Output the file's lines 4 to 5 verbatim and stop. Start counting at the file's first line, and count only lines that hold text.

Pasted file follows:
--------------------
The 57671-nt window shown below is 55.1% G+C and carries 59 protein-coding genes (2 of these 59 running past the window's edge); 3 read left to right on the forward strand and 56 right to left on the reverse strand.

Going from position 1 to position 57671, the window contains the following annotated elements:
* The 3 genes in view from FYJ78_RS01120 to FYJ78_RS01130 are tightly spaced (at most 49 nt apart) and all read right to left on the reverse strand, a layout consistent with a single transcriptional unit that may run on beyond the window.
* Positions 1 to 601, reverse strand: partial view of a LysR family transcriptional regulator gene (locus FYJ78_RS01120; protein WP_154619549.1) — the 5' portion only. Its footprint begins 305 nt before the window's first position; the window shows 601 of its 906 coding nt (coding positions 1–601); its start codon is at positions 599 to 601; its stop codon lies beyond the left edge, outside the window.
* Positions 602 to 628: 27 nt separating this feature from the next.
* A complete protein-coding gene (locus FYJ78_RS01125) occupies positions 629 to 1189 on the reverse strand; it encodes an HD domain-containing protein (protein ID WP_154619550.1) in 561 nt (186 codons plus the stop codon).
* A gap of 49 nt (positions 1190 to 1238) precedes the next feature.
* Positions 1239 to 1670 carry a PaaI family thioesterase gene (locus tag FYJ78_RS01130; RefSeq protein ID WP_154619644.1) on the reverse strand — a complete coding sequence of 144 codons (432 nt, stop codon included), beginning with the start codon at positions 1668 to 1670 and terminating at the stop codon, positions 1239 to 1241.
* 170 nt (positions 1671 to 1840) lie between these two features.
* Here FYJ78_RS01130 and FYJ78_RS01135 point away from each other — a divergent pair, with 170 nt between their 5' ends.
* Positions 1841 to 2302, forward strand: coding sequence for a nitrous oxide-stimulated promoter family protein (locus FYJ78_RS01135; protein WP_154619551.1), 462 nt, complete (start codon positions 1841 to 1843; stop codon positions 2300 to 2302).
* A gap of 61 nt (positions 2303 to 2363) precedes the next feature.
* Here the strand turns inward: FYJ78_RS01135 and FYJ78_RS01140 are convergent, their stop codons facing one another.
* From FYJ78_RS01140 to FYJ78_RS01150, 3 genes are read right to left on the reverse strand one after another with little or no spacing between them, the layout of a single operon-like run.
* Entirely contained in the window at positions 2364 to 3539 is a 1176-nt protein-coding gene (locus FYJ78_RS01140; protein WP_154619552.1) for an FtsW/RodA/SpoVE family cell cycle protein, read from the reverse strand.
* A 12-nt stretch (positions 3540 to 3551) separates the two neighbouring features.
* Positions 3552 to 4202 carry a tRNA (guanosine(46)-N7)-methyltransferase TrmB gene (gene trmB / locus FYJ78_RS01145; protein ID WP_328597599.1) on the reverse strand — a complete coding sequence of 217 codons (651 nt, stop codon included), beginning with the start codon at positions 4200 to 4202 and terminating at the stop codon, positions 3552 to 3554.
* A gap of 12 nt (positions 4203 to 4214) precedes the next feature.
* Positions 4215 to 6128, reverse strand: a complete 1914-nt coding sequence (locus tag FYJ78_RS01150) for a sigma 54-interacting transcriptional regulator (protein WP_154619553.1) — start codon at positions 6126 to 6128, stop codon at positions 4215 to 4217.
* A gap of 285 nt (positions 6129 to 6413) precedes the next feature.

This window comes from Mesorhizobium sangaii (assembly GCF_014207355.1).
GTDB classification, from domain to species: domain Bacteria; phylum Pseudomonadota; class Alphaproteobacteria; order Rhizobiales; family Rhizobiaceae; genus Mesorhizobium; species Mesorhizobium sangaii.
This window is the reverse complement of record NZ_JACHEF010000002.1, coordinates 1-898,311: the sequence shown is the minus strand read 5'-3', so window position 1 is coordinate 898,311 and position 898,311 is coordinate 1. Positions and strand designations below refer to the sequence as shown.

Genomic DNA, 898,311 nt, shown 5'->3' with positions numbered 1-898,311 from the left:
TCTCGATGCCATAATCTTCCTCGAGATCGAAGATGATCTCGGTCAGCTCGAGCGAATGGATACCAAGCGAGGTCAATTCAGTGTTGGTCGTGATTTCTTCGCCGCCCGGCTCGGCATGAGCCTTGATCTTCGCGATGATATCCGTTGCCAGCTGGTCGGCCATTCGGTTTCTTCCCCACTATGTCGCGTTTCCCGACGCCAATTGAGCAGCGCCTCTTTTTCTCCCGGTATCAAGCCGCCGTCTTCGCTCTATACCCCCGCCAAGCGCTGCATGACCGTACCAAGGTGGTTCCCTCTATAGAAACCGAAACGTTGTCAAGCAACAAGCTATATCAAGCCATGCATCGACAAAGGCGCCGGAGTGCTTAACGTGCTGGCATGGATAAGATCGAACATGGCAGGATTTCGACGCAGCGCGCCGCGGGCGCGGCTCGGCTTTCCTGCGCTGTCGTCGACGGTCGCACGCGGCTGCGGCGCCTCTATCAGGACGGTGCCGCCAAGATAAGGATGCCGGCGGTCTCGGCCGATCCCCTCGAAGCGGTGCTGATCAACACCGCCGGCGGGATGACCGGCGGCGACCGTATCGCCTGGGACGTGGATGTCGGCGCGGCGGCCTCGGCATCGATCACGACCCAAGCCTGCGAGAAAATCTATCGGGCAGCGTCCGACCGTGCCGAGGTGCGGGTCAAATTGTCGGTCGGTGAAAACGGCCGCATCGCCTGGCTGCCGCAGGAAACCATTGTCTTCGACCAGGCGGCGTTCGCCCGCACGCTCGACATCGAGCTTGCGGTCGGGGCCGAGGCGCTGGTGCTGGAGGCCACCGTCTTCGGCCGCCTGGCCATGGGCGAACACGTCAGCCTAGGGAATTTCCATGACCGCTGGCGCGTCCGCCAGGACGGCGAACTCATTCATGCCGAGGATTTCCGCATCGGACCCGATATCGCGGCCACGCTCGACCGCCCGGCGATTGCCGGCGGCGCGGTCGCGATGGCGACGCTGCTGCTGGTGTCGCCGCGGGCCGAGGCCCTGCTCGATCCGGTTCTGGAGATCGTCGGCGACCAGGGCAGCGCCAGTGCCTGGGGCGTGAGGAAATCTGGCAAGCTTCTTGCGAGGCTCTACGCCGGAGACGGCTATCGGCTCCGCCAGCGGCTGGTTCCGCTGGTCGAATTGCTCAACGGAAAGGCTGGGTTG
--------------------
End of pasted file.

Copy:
* Positions 1 to 601, reverse strand: partial view of a LysR family transcriptional regulator gene (locus FYJ78_RS01120; protein WP_154619549.1) — the 5' portion only. Its footprint begins 305 nt before the window's first position; the window shows 601 of its 906 coding nt (coding positions 1–601); its start codon is at positions 599 to 601; its stop codon lies beyond the left edge, outside the window.
* Positions 602 to 628: 27 nt separating this feature from the next.